Third, the program must contribute something. Never underestimate the power of generosity. Proponents of the Circle of Courage (of which I admit unabashedly I am one) argue that Generosity is a core component of a person’s development. Essential to our ability to develop and process empathy, generosity is an area that is oft-overlooked. Admittedly, it can be difficult to develop a young person’s interests in something outside of themselves, but the pay-off for developing a taste for generosity is enormous. Youth, when they are busy contributing and giving back, learn new skills, develop a greater sense of their identity and build palpable life and social skills and learn that they matter. When youth are involved in generous acts, it can build their capacity for self-reflection and helps them understand their role in the world. When you’re dealing with youth that have histories of trauma and neglect, these are powerful opportunities to help them move beyond simple survival to a place where they can truly thrive.
Next, programs must also be consistent. Consistency in approach, goals, timing…all of these things are important. If the kid is getting whiplash because we are always all over the place with our objectives and timing and all of those things, they have no hope of benefitting as fully as they might. Flexibility is important, don’t get me wrong. Sometimes things need to change on the fly, but ultimately if you want order and high levels of structure, you should probably become an accountant. Youth work is messy and chaotic, but it doesn’t mean that it needs to be unstructured and inconsistent. Rather, it means that we need to be firmly rooted, but bendable when we need to be. Dates and times should be routine for youth; many of the issues that these youth face require routines to help them learn and develop. Life requires boundaries and consistency provides participants with the ability to develop and understand these processes. We can create the space for them to develop these. Consistency in the objectives of the program is also important. If your management or funder is wanting something entirely different than what the staff are providing, there might be a few hiccups (or a total derailment) along the way that are entirely unnecessary. Likewise, if your staff have competing interests or are unfamiliar with the overall objectives, they will not approach the program or its participants in a consistent way.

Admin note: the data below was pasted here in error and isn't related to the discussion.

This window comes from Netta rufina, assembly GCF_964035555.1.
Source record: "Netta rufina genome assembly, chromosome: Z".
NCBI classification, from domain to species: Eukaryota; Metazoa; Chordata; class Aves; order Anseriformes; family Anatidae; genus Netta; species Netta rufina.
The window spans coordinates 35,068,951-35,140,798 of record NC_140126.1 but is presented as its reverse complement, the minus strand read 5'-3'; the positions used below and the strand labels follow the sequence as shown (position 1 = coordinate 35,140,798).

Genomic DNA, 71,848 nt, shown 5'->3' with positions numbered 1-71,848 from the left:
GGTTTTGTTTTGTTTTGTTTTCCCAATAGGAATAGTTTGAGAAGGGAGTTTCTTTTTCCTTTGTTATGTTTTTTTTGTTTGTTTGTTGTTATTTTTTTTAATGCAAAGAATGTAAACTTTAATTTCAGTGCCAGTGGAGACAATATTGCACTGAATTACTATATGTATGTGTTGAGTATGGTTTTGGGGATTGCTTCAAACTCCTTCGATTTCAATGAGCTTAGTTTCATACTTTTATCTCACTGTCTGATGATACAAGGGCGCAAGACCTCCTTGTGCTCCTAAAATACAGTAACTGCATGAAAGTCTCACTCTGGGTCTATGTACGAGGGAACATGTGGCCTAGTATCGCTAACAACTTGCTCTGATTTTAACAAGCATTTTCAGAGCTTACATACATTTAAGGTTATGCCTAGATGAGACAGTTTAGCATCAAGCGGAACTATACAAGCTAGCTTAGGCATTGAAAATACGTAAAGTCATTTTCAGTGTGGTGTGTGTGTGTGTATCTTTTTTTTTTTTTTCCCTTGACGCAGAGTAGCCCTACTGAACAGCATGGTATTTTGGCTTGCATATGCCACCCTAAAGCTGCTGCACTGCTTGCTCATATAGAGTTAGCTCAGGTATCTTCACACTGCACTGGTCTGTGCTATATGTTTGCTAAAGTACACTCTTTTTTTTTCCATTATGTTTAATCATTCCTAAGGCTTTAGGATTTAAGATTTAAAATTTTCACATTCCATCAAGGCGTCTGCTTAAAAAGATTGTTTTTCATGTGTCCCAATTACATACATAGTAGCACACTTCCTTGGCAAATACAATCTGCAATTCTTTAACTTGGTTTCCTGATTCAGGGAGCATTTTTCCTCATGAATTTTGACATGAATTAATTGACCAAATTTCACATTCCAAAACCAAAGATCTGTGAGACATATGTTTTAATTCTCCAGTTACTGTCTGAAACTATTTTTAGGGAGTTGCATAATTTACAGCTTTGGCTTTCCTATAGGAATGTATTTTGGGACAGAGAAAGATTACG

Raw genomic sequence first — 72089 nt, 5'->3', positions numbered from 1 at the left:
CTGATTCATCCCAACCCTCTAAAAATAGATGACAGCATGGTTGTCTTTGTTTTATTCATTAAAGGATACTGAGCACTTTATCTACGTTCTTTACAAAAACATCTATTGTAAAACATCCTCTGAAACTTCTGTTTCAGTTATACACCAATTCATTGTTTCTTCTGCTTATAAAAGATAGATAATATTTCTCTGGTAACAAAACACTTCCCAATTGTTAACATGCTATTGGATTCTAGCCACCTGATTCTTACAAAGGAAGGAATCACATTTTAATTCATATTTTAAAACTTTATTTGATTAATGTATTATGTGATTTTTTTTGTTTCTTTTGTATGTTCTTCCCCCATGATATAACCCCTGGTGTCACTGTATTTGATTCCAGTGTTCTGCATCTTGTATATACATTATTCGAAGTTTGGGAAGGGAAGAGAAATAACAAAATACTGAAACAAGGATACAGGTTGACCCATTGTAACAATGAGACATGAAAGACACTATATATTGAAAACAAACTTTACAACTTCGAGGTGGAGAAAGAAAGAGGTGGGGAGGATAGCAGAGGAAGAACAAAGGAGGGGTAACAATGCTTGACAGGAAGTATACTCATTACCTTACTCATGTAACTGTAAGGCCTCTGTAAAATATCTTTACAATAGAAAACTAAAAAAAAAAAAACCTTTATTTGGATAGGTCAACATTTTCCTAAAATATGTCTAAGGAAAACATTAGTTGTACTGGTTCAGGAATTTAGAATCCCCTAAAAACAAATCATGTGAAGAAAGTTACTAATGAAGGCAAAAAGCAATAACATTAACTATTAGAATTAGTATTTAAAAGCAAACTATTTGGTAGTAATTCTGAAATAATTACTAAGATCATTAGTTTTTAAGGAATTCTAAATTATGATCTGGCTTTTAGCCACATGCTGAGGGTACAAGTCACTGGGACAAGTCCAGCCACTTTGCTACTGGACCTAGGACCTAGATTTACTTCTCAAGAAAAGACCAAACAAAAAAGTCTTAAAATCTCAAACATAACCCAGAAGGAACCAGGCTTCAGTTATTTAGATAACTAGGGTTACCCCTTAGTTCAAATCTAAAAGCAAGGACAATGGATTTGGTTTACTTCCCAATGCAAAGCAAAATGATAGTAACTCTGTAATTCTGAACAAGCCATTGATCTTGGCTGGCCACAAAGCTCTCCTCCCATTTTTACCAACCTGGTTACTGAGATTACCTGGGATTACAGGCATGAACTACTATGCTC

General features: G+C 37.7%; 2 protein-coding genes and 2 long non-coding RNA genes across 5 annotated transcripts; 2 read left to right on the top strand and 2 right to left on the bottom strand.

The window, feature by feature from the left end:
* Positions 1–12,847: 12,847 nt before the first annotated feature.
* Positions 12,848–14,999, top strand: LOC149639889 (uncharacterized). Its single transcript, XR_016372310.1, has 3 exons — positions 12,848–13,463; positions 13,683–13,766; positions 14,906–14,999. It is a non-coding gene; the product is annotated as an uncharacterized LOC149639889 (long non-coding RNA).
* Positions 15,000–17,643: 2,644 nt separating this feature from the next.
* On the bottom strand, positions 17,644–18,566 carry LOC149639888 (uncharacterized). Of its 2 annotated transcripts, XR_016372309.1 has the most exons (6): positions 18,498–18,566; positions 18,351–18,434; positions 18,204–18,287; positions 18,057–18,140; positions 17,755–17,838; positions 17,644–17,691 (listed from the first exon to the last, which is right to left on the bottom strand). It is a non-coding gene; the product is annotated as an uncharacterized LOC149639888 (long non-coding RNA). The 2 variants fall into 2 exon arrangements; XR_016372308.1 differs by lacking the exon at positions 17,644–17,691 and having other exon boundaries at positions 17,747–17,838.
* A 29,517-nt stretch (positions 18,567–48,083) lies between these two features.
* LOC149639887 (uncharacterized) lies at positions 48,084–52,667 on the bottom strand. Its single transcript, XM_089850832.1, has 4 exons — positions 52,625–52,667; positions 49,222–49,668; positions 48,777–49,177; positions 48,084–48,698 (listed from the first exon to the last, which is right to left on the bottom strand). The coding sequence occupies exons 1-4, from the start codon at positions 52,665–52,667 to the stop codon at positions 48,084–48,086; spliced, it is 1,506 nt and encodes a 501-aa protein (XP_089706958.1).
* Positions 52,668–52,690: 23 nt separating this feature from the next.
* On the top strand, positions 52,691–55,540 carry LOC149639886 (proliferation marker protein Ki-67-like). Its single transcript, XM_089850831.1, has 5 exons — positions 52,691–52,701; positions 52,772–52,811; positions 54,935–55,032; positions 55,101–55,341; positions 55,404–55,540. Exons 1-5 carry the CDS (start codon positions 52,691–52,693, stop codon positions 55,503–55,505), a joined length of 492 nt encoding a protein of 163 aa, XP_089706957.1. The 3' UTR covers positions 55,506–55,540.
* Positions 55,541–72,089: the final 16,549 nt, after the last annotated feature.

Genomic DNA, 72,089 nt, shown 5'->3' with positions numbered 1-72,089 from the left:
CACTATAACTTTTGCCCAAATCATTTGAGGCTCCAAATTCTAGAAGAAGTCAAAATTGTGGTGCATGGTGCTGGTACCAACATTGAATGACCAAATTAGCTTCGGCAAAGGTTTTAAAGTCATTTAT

Paramount to all of this is a staffing team that understands program delivery, can carry out the facilitation objectives, and is well versed in the desired outcomes. Too often, I see agencies running programs with staff that are inexperienced and under-trained. Unfortunately, this is a thing we have to deal with in this sector, but front-line staff are the key to executing a successful, engaging program. Fortunately this is where Three Things can help (check out more of what we do here.) Front-line staff need training. Lots of it. They need mentorship and support. They need check-ins and respectful challenges to how they are running the program. They need to be a part of the team that is at the forefront of everyone’s minds.
Running a successful program is an art form that takes both luck and skill. I’ve always been told though, that you have to be good to be lucky. Planning a program and remembering to address the essential components that are outlined above will help you go a long way in providing a positive, engaging experience for youth.
Now it’s your turn. What works for you?